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ICYMI (’cause we sure did): The makers of PalmPilot joins the smartphone market

ICYMI (’cause we sure did): The makers of PalmPilot joins the smartphone market

PalmPilot” probably elicits a “Huh?” from most of you, especially those who were born in the ’90s, but it’s fair to say that this personal digital assistant, which was introduced in 1996, was the precursor to the smartphone as we use it now. The company behind it, Palm Inc., went the way of the dinosaurs in 2011, and was subsequently acquired by Hewlett-Packard then by TCL Corporation.

Well, back in October, TCL released the Palm, an Android-based device that is meant to be a companion to the usual and much larger smartphone. And from the looks of it, it seems to be quite the nifty gadget to have.

NBA star Steph Curry is the Palm’s brand ambassador.

Said to be the size of a credit card, the Palm aims to help users access everything they’re able to with their smartphone even without having the said smartphone with or on them. Despite its minuscule size (1.99″ x 3.80″ x 0.29″) and a matching weight of 2.5 oz., it has two cameras (rear and selfie), full keyboard messaging, fitness sensors, 4G and WiFi, and the full Android app ecosystem, with expanded accessories available. Said accessories include a Kate Spade New York-designed custom wristlet, a Granite co-designed leather wallet, a Steph Curry co-designed sports sleeve, and a discreet black lanyard. Sharing the same number as the user’s main smartphone, the Palm is its travel-friendlier “ambassador,” enabling users to access their messages and most frequently used apps as they move about in the world, without their expensive and highly important smartphone in their pocket.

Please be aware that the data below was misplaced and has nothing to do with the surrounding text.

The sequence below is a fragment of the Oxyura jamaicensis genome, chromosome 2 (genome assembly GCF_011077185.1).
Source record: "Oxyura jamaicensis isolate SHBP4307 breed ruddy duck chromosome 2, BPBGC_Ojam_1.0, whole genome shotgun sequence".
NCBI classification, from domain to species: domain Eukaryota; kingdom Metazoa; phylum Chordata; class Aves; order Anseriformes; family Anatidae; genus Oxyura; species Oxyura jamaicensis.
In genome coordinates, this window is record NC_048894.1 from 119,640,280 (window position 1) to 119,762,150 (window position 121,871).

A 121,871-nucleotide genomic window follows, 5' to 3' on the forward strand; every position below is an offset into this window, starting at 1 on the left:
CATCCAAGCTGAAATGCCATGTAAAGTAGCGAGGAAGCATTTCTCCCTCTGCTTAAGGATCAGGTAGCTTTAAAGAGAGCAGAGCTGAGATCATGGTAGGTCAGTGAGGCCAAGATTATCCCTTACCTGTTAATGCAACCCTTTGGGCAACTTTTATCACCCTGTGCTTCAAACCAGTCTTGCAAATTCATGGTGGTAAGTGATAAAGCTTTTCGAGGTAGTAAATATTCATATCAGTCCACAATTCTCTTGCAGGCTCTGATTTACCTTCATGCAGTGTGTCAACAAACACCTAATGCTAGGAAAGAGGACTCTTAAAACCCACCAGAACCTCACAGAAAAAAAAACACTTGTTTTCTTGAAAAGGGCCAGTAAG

The Palm’s 3.3″ HD Display comes with a 445 ppi high pixel density LCD. It also has two cameras: a 12MP rear one with flash and an 8MP front one. Encased in impact-resistant front and rear Corning Glass 3, the Palm is IP68 water- and dust-resistant, with a memory of 3 GB RAM and am 800mAh non-removable battery.

One of its more impressive functions is the Life Mode, which can be customized to allow only certain notifications to come through. When enabled, it also silences incoming calls and blocks cellular signal whenever the Palm screen goes dark. Once the Palm is unlocked, though—through facial recognition, no less—the gadget becomes fully connected again.

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“We want to bring people out of their tech and into their lives,” the product’s manifesto reads.

Unfortunately, the Palm is currently available only in the United States, with its Instagram page promising “Stay tuned!” when it comes to global availability.

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